Cued click point image based kerberos authentication protocol
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Cued click point image based kerberos authentication protocol

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Cued click point image based kerberos authentication protocol Cued click point image based kerberos authentication protocol Document Transcript

  • International Journal of Computer Engineering and Technology (IJCET), ISSN 0976- 6367(Print), ISSN 0976 – 6375(Online) Volume 4, Issue 3, May – June (2013), © IAEME 560 CUED CLICK POINT IMAGE BASED KERBEROS AUTHENTICATION PROTOCOL Pathan Mohd. Shafi1 , Dr Syed Abdul sattar2 , Dr. P. Chenna Reddy3 1 Smt. Kashibai Navale College of Engineering, Pune 2 Royal Institute of Technology and Science R. R. Dist. 3 JNTU College of Engineering, Pulivendula. ABSTRACT By enforcing access control mechanisms, secure environments protect their resources against unauthorized access. When security is high priority issue, text based passwords are not sufficient. The access provided with the help of only text password is not effective and secure enough. The need for something more secure along with being user friendly is required. The integration of cued click point (CCP) with the Kerberos authentication protocol is a solution. The proposed work combines all the benefits of text based password authentication system with CCP and the Kerberos authentication protocol. Administrator will give the credential according to the need of the user. Kerberos credentials will give the proper login to the system as well as application. User can access the designed system as well as other applications.In this system a password consists of sequence of some images in which user can select one click-point per image. In addition user will be asked to select a sound signature. This sound signature will be used to help the user to signify that the login to the system is successful or not. Keywords: Authentication Server, Cued Click Point, Extensible Pre-Authentication, Key Distribution Center, Service granting ticket, Single Sign On, Network LAN Manager I. INTRODUCTION The problems of knowledge-based authentication, typically text-based passwords, are well known. Users often create memorable passwords that are easy for attackers to guess. Strong system-assigned passwords are difficult for users to remember[1]. INTERNATIONAL JOURNAL OF COMPUTER ENGINEERING & TECHNOLOGY (IJCET) ISSN 0976 – 6367(Print) ISSN 0976 – 6375(Online) Volume 4, Issue 3, May-June (2013), pp. 560-569 © IAEME: www.iaeme.com/ijcet.asp Journal Impact Factor (2013): 6.1302 (Calculated by GISI) www.jifactor.com IJCET © I A E M E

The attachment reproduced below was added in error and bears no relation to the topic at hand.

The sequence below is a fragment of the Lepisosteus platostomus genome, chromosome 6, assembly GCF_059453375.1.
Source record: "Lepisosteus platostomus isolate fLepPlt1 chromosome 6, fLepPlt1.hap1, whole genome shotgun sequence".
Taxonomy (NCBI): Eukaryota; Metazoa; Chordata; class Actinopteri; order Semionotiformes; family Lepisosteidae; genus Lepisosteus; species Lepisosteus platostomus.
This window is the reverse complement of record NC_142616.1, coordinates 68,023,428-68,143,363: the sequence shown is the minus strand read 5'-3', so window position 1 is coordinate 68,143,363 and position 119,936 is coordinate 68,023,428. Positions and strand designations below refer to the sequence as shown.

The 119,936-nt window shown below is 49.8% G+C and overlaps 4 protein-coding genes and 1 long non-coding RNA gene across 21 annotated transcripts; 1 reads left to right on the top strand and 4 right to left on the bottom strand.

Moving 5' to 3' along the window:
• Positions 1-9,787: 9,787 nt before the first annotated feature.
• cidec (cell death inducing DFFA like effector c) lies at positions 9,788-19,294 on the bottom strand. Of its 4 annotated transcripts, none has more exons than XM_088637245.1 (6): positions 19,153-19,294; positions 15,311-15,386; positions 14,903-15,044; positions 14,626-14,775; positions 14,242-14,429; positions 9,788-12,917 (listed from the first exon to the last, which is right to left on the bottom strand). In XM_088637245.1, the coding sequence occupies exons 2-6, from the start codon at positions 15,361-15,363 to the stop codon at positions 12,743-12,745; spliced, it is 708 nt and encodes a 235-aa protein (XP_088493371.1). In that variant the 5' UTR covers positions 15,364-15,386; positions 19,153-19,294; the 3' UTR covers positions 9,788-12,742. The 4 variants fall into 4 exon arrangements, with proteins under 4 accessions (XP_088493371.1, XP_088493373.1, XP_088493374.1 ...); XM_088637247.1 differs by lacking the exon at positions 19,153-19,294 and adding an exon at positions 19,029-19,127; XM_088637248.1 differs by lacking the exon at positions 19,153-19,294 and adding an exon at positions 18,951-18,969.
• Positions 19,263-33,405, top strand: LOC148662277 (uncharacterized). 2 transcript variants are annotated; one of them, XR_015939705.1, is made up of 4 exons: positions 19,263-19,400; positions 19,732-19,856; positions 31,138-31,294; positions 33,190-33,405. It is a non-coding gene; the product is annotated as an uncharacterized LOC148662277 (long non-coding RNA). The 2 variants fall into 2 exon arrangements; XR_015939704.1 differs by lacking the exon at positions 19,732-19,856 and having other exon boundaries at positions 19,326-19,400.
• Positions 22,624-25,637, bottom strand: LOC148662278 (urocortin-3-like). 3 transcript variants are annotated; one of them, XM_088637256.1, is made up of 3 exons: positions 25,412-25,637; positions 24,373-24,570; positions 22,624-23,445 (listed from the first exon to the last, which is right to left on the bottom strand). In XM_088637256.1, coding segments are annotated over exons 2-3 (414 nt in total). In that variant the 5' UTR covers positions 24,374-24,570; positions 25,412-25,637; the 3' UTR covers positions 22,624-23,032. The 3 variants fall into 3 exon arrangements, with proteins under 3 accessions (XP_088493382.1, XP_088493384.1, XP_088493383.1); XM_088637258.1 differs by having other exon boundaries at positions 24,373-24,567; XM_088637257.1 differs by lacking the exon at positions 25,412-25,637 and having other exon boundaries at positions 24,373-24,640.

• International Journal of Computer Engineering and Technology (IJCET), ISSN 0976- 6367(Print), ISSN 0976 – 6375(Online) Volume 4, Issue 3, May – June (2013), © IAEME 561 A password authentication system should encourage strong passwords while maintaining memorability[2]. We propose that authentication schemes allow user choice while influencing users toward stronger passwords[3]. In our system, the task of selecting weak passwords (which are easy for attackers to predict) is more tedious, discouraging users from making such choices. In effect, this approach makes choosing a more secure password, the path of least resistance. Rather than increasing the burden on users, it is easier to follow the system’s suggestions for a secure Password a feature lacking in most schemes[4]. We applied this approach to create the click-based graphical password system, Cued Click-Points (CCP). This systematic examination provides a comprehensive and integrated evaluation of CCP covering both usability and security issues, to advance understanding as is prudent before practical deployment of new security mechanisms. Additional security in our paper is provided by Kerberos protocol which is a computer network authentication protocol which works on the basis of "tickets" to allow nodes communicating over a non-secure network to prove their identity to one another in a secure manner. Its designers aimed primarily at a client–server model, and it provides mutual authentication of both client and server. Kerberos protocol messages are protected against eavesdropping and replay attacks[5]. II. RELATED WORK Text passwords are the most popular user authentication method, but have security and usability problems. Alternatives such as biometric systems and tokens have their own drawbacks. Graphical passwords offer another alternative[6]. Passwords are plagued with security and usability problems. Technical solutions such as imposing minimum password requirements, and encryption and communication algorithms, for protecting passwords in transit and storage, have not resolved the human factor problems with password based authentication[7]. While alternative authentication mechanisms such as biometrics are widely known, these have their own security, privacy, and usability problems that limit their use to special applications. AUTHENTICATION Using Renaud's model, the authentication process can be described as three phases: identification, authentication, and authorization. We classify authentication mechanisms according to the following categories, primarily based on Renaud's model[8]: Something you know (recall): Users must recall and correctly enter their secret to authenticate themselves. Something you recognize (recognition): The system provides cues and the user must correctly recognize the secret. Something you are (static biometrics): Biometrics measure some unique physical characteristic of the user. These are more difficult to forge than the first two categories. Something you do (behavioral biometrics): Some unique behavioral characteristic of the user can also be measured. Users authenticate by repeating the required action. Something you have (tokens): Users must carry a token to be presented for authentication.